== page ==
Sophie Knight

It always depends on the individual project, if a bottom-up or a top-down approach to tagging is the better path to go. In this case, the research team agreed that for research projects similar to this one, defining a tagging system beforehand would have helped to save time. It would have also helped the team respond to predefined research questions and answer hypotheses in a more goal-oriented way.

Following a new approach is not easy, but may open doors

As the client in this case was a consortium of eight governmental bodies, the project organization and coordination of all activities was rather complex. Also, the governmental institutions wished to get a detailed research plan which would not change at all. STBY, however, suggested an open, co-creative and iterative approach. After being hesitant at the beginning, the client team soon understood and valued the flexible approach and was eager to learn from this project.

At the beginning – as this iterative approach was new for them – they felt like they were losing control. In the end, however, they even invited us to demonstrate our approach during a workshop at an annual Government Innovation Parade, where we guided participants through a co-creative data analysis exercise to give them a feel for our approach.
Sophie Knight

Incentives and personal contact for high motivation

Participants had to create many reports and fulfill four different tasks during the period of four weeks. Thus, they completed a very time- and thought-intensive work and researchers wanted to motivate them during the run of the project.

All participants received a gift card for a local online store of a total amount of €120. This incentive contributed to the participants’ motivation. But also the personal contact turned out to be an important factor. Many of them got in contact with Sophie, who also sent reminders to people who had not completed a task within the planned week and motivated them to share their contributions.

Including internal stakeholders to embrace the project

Another outcome was that the project resulted in organizational change as the internal staff members participating in the research project became very motivated. They could experience the gap between knowledge and behavior themselves and started to change their own mentality. Also they understood that information on a website and some press releases are not enough to cause behavioral change and started to think of new ideas.

Besides their personal experience, they also enjoyed the professional benefits gained by trying out a new method and creating a new kind of insights, and looked forward to applying the approach to upcoming projects.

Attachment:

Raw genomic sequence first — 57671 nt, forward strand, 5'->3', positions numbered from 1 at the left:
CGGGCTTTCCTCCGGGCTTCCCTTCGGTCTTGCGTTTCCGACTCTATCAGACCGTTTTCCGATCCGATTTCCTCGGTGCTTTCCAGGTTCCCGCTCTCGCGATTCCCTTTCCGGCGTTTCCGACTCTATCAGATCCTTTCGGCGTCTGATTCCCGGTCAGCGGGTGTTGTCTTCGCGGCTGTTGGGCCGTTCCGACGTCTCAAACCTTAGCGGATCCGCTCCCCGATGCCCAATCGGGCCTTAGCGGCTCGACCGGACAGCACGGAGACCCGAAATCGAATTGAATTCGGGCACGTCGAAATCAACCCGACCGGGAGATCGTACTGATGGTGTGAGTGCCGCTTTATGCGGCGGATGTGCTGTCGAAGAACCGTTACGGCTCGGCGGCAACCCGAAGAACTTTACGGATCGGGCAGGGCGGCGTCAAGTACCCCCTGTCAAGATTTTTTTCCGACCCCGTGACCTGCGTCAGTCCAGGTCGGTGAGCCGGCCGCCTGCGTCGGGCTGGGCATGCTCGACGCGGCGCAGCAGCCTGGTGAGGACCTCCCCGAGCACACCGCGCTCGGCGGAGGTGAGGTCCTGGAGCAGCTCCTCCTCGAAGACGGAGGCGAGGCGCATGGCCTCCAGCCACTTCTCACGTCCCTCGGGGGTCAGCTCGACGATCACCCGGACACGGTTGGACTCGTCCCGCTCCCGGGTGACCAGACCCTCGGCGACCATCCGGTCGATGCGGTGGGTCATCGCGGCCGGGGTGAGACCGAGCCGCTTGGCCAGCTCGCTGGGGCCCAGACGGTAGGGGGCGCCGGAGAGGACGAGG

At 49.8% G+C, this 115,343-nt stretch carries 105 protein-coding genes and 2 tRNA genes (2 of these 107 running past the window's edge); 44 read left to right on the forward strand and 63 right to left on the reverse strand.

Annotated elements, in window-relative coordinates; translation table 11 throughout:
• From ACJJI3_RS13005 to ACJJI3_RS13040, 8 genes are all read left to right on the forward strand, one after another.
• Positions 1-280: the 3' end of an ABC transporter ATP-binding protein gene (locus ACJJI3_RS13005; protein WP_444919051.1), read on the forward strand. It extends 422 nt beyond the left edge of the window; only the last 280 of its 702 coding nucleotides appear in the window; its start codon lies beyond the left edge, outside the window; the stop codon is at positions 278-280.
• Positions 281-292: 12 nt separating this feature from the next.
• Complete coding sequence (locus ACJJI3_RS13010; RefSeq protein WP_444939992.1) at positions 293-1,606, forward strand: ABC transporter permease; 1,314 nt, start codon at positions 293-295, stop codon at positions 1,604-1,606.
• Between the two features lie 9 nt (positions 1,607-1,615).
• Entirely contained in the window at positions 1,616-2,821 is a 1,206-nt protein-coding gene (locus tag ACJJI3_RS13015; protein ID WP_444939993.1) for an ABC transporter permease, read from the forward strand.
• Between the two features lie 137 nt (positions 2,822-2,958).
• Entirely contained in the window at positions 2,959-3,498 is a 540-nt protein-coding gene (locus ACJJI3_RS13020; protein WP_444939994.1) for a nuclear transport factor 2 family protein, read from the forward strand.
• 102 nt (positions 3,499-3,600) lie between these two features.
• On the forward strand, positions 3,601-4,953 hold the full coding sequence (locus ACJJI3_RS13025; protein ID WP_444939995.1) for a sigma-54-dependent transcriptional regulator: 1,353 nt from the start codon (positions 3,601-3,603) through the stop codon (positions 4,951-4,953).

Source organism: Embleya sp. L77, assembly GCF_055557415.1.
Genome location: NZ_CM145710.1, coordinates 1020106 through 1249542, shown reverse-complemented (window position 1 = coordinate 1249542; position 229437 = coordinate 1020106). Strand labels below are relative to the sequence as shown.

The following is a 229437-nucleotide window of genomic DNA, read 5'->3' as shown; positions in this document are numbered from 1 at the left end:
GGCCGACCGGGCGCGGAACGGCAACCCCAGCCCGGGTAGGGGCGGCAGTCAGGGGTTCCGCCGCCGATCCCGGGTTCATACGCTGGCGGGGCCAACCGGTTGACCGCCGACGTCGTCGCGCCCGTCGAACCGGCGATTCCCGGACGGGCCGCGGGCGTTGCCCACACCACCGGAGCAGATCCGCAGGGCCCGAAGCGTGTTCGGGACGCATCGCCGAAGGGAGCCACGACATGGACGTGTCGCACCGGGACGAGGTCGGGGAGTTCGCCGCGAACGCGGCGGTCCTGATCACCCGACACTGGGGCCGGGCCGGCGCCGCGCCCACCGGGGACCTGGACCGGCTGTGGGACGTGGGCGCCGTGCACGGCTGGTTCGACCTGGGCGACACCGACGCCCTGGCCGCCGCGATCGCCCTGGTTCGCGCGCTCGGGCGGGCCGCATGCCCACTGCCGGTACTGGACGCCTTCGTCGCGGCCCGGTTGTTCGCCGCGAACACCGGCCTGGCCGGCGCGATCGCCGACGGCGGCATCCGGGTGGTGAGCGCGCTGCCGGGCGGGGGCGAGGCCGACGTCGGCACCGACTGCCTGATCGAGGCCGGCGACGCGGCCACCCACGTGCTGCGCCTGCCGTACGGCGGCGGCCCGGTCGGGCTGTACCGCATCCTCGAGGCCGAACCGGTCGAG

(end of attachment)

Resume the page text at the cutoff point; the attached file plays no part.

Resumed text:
These people were really on board and superconvinced. They now act as multipliers within their organization, get others aboard and try to spread this new user-centered approach.
Sophie Knight
Fresh vegetables on a shelf in a grocery store.
Photo shared by a participant of the study.


Understanding the experiences of the everyday purchase, preparation and consumption of food was a big challenge for both the service design agency and the governmental institutions involved in this project. In this context, traditional methods would fail to capture the complex perceptions and thoughts of the participants. Through a mix of a mobile ethnography study to collect experiences in real time, and two workshops to dig deeper, researchers successfully collected a great amount of qualitative data. Throughout this project, they created insights into the underlying motivations towards healthy and sustainable food. They learned what information people prefer and why. Also they got extensive feedback on their related media usage such as websites and other information materials. This enabled the project team to recommend future communication strategies and activities to the client organizations.

Fact box

Goal of the project: Better understand how Dutch people perceive food in terms of health and sustainability, where they get their information about food, what they do with this information and what they think about new proteins derived from plants instead of animals

Project duration: February 2017 – April 2017

Participant recruitment: By an agency

Incentive: Gift cards of €40 each for the participation in the first workshop, the data collection process as well as the second workshop (in total €120 per participant)

Number of participants: 32

Number of touchpoints created: 750 in total, on average 23 per participant,ranging from 8 to 40